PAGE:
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Investigators stand by at the command center a block away on Madison Street while Baltimore Police move forward at the 800 block Linwood during a scene of violence that culminated at an apparent barricade at the 800 block of Linwood Ave..
Investigators stand by at the command center a block away on Madison Street while Baltimore Police move forward at the 800 block Linwood during a scene of violence that culminated at an apparent barricade at the 800 block of Linwood Ave.. (Karl Merton Ferron, Baltimore Sun)

I'm looking at some numbers and speaking with James Timpson, who runs the Safe Streets violence prevention program in Park Heights, and I'm wondering: Why aren't these guys in every high-crime corner of the city? If the mayor and police commissioner want to make some "adjustments" to curtail the shootings and killings in Baltimore, why not expand Safe Streets — and now?

"We haven't had a shooting in my post since March 20," says Timpson, referring to the area his "violence interruption" team covers in Northwest Baltimore — from Park Circle to West Cold Spring Lane. The Safe Streets website says Timpson's area had no shootings in January or February, one in March, none in April.

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And Timpson says his post has been peaceful in May, a month that has seen 127 shootings across the city — 91 nonfatal, 36 fatal.

There are three other Safe Streets teams operating under the auspices of the Baltimore City Health Department — one in Cherry Hill, one in McElderry Park on the east side, one in the Mondawmin area. The Safe Streets team members work the streets, talk to people, and develop strong relationships with neighbors and ex-offenders who've returned home from prison. They keep their eyes and ears open for trouble and try to interrupt brewing conflicts with the potential for gunfire. They appear to have been successful.

This year, there were only nine shootings in the four Safe Streets posts through May 9, according to the health department.

But some fresher numbers have just come in. "Over this weekend alone, Memorial Day weekend, we had how many shot in the city?" Timpson asks.

Thirty-two.

"We just got the stats from our epidemiologist," says Timpson, referring to a health department employee who tracks Safe Streets. "And we had no shootings in any of our posts."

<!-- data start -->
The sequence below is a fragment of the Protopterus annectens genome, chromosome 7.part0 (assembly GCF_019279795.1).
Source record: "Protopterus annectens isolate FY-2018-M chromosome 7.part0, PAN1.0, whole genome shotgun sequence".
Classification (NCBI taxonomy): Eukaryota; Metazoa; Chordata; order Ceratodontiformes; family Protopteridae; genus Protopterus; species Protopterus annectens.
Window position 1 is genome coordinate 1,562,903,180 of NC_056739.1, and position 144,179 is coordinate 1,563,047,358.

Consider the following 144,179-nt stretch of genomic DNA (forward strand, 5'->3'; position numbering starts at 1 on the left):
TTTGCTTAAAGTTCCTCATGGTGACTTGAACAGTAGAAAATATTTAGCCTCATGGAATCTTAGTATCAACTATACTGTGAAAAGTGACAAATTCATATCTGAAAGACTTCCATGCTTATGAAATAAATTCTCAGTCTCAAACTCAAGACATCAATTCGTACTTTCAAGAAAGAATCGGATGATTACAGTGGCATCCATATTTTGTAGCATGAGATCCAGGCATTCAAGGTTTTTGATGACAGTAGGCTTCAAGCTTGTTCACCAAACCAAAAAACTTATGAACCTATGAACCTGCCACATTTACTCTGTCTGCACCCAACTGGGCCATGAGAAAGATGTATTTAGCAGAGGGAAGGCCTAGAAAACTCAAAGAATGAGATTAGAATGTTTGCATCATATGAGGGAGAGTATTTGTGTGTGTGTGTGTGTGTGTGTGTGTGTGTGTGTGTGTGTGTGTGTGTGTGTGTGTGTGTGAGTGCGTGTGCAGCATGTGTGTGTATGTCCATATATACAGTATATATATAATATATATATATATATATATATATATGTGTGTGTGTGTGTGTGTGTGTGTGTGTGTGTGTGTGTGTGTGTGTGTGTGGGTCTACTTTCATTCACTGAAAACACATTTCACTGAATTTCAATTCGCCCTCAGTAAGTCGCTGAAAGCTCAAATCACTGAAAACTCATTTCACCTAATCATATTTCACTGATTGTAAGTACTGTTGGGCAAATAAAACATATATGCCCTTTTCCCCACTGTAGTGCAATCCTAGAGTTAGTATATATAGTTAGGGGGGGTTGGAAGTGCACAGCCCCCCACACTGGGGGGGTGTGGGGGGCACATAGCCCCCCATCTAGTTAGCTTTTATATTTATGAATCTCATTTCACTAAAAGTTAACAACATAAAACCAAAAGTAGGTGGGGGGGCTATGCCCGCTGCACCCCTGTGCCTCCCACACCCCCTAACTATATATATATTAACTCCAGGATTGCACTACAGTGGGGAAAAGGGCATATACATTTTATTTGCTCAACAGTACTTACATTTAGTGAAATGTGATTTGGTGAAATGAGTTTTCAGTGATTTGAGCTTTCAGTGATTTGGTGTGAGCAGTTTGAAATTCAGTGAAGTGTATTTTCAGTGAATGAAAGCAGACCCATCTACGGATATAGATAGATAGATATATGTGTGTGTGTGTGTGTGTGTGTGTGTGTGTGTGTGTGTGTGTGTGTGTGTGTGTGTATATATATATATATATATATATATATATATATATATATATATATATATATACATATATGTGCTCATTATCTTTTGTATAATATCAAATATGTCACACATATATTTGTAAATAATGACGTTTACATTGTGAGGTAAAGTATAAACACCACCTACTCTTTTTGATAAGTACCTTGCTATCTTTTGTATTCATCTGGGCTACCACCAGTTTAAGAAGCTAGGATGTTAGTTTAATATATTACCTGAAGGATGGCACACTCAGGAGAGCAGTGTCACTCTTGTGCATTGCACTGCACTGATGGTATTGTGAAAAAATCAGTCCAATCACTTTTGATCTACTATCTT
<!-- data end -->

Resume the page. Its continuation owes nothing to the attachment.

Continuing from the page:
None?

"None," he says. "Not one in a Safe Streets post.

"We have success because of the work we've already done, because of the relations we develop and hold," says Timpson.

Safe Streets came to Baltimore in 2007, but the program was twice halted by city officials amid questions about criminal activity by some of its workers. The program was reinstated, and it has been expanded.

The city now spends about $770,000 to fund three of the Safe Streets posts; the Johns Hopkins Bloomberg School of Public Health's Center for the Prevention of Youth Violence funds the fourth.

Each Safe Streets team consists of outreach workers, who sometimes have criminal records similar to those of the ex-offenders and gang members they counsel, and an "interrupter," who is assigned the task of keeping young men from killing each other.

Sometimes, Timpson says, the intended victims aren't so young. "A generation gap can lead to trouble," he says. "Some of the older guys who are just released and home from prison don't understand what the younger guys are capable of."

Just recently, Timpson's team tried to keep a young man from exacting revenge on an older man who got the best of him in a street fight. "We don't get them to kiss and make up, but hopefully we get them to just leave it alone," he says. "That's about the best you can hope for, that the [young] guy will say, 'I'll leave it alone because you asked me to, but tell him to stay away from me, I don't want to see him out here again.'"

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That's not the most common scenario leading to conflict, according to Timpson.

"Normally, disputes are related to some kind of economic issue," he says. "Somebody owes someone some money, maybe for drugs, or someone stole some money."

But shootings? You're going to shoot someone who owes you $200? Is that what has been happening in Baltimore during the bloodiest month in 15 years?

That last question calls for speculation, but Timpson indulges me.

"Old scores and beefs are being settled over money, over past issues," he says. "The common thought is — and I'm hearing this — is that the police are being lax, that they are not as visible. So if I see you in the middle of the day and you owe me $200, I might let that go. But now, in the middle of the day, if nine times out of 10, the police aren't around, maybe I decide to settle things right now, maybe I have fewer reservations."

And one shooting can lead to another, as friends or relatives retaliate, sometimes within the same neighborhood or even block.

That's the kind of thing that Safe Streets is meant to interrupt — the flow from a beef over money to gunfire to needless death. Timpson says his Park Heights team averages between 15 and 20 mediations a month. Why isn't this operation being replicated all over the city?

Dan Rodricks' column appears each Tuesday, Thursday and Sunday. He is the host of "Midday" on WYPR-FM.

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